Journal Management - Gold Coast Science Network

“Writing Student-Focused Questions” / Michal Danin-Kreiselman, Ph.D.
In the following table I address concerns about the use of warm ups / journals in the science
classroom. Most of these concerns were expressed by science educators on the NSTA listservers
in a questionnaire I distributed in September. I added a few more of my own.
But in no way is the discussion on journal management concluded.
The warm-ups take too
much time to grade.
* I don’t grade the journals every day. Only once in every 2-3 weeks,
when I collect their notebooks. You can also have them write in a
separate section of a binder, and collect that once every few weeks
as a packet.
* I have a very simple rubric for journals:
20 point – Answers are in complete, independent sentences.
Drawing is included (if necessary); Correctness – sometimes.
* I give only multiples of 5 (0, 5, 10, 15, 20)
The warm-ups take too
much time out of the
How do I get them to
start right away?
* The journal IS an integral part of the class. Therefore, the journal
does not take any time from the class.
I get really poor writing
* Writing quality is an issue, and my solution so far is through
accountability, in the grading
* Another thing I sometimes do is exchange notebooks, so they can
read each other’s journals and comment on the writing quality, as
well as on the content.
* I sometimes offer extra points to students that allow their answers
to be displayed under the document camera, as models for writing
quality. Respectfully, the class comments on the writing (or
How do I get them to
work independently,
with minimal guidance
from me (ZPD)
* Here is where the question writing skills comes in. Over the years
of your built up experience, you learn what students can do without
much help. For every new question you write, it is a hit or miss. But
after a while it gets easier to predict.
* Sometimes you can find yourself improving the question while the
students are responding to it. Which is why period 1 serves as
‘guinea pigs’, and at the end of the day, the question is just right.
How can Tardy or
Absent students catch
* I allow absent students to copy journals that they missed form
their peers. Since I check the journals only once every 2-3 weeks,
* Journal question is typically displayed on the powerpoint even
before students enter the room, and before the bell had rung. After
a while, students are accustomed to look for the journal before they
sit down.
* The rest is general classroom management procedures.
“Writing Student-Focused Questions” / Michal Danin-Kreiselman, Ph.D.
up (without extra work
from me)?
they don’[t even have to tell me that they copied the questions. If
they ask me for permission, I say “Yes – but please try to answer the
question on your own.”
* Tardy students are a problem for anything you do. And my only
solution is consequences. But this is no more problematic to
Journals than to any other part of the lesson.
* Specifically for long-term absentees, such as severe illness or for a
long travel, since all of the journals are lined up in your powerpoints,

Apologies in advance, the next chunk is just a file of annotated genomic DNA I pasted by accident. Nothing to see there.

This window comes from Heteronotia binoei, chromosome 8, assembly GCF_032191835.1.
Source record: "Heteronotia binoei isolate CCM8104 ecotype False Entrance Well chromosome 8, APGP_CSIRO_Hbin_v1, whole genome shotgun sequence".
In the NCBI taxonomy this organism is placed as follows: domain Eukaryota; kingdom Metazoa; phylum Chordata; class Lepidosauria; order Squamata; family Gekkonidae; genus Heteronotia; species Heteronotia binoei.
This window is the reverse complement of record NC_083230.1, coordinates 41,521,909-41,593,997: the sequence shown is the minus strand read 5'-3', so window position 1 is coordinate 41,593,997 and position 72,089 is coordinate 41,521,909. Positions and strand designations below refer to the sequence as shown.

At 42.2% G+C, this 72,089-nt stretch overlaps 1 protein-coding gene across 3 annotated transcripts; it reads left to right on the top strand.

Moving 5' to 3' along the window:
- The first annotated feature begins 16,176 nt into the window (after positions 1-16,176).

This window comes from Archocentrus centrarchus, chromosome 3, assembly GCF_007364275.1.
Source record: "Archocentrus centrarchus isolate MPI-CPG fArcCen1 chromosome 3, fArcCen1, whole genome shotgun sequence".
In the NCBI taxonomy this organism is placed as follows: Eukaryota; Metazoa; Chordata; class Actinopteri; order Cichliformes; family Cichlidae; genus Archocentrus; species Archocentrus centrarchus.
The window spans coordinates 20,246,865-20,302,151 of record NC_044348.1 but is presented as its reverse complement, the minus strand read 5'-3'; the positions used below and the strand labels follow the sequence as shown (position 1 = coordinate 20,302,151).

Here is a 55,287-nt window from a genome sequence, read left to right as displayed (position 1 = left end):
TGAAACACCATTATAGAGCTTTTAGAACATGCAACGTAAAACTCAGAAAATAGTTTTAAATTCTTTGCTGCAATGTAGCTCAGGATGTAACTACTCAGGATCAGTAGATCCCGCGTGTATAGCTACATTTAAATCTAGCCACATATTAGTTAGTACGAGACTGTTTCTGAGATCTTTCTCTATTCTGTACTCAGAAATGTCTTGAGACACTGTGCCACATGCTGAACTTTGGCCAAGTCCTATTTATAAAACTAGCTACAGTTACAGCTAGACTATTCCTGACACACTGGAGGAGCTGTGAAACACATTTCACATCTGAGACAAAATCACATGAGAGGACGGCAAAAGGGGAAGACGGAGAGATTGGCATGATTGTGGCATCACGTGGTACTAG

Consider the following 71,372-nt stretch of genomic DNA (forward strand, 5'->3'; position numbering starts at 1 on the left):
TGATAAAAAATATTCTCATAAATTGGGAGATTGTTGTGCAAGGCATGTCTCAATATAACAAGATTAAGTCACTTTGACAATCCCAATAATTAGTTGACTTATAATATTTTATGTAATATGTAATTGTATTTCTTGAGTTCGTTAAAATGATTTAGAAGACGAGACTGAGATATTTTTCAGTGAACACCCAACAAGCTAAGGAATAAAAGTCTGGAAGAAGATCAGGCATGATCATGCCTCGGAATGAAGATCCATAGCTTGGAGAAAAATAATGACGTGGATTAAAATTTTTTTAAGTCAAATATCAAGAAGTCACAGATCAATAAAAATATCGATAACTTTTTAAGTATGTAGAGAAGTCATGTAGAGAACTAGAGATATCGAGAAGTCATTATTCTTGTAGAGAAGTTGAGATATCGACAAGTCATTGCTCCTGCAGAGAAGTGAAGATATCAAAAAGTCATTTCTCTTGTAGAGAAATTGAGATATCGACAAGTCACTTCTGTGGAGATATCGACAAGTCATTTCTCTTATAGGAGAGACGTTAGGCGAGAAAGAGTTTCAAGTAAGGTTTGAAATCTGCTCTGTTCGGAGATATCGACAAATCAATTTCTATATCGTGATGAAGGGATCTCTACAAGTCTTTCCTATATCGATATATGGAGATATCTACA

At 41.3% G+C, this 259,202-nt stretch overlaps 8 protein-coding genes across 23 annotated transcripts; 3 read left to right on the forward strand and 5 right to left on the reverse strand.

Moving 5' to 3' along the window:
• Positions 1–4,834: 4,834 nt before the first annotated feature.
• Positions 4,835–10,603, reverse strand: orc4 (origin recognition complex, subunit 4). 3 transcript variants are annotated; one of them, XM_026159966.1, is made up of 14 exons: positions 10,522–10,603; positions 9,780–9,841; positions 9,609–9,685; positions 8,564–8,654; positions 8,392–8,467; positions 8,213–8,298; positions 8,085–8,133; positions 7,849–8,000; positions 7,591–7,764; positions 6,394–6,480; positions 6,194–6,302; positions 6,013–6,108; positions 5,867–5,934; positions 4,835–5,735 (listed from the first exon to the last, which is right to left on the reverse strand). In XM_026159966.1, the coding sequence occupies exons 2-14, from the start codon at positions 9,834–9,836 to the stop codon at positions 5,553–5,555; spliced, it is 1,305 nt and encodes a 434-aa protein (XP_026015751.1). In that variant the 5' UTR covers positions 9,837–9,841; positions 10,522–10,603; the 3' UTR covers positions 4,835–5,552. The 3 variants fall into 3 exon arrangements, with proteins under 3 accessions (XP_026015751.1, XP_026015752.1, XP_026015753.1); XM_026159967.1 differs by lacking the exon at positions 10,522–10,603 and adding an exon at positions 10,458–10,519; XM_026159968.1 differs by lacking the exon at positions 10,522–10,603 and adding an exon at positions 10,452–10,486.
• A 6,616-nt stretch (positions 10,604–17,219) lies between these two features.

you can upload or email the powerpoints and let them find out what
they missed.
* On a side note, I love adding the date of the lesson in the slide
before the warm up – mostly for my convenience and reflection. But
indirectly it can help students to find what they had missed that day.
How do I close the
discussion on the
* That really depends on the questions, in terms of technique and
purpose. In my experience, the most common way I conclude the
journal is t=with the notes of the lesson. Because the notes are the
correct answer to the last question of the journal. Same thing with
lab procedures.Tjsi way I also make sure that after the discussion
students wrote the correct answer, and will not remain with their
What if a question is
not working well?
* A question that is not working for me is a question that they
students couldn’t answer at all on their own. (if they answered
independently but incorrectly, it is a winner still!). It is important to
walk the room and see if this is the case, so you won’t wait too long
for nothing. If so – either you can improve the questions ‘on the
spot’, or you can say to the students – I’m sorry, but it looks like you
need me to give you the answer. And I will – so, please write: “…….”.
No Harm done!
* On a side comment, journals can also be reflective on why things
are not going well! If it helps calm down frustrations.
* It happens to me too. So I ask them to write down the questions,
but right away, I tell them that the question will be addressed after
we complete this or that. Meantime I get their awareness of the
following step (in the journal), so the flow is not broken.
What if the question is
good, but they need
another step from the
previous lesson to be
able to answer it?
How can this work in a
block schedule? Only
one warm up for the
entire long period?
* When the period is very long, as in a block schedule, or in summer
school, I simply have multiple journals in one lesson. Even in a 52
minute period there could be more than one journal. But in a long
period it makes it transparent to students that you are now starting
another step in your instruction, if you open it with a journal.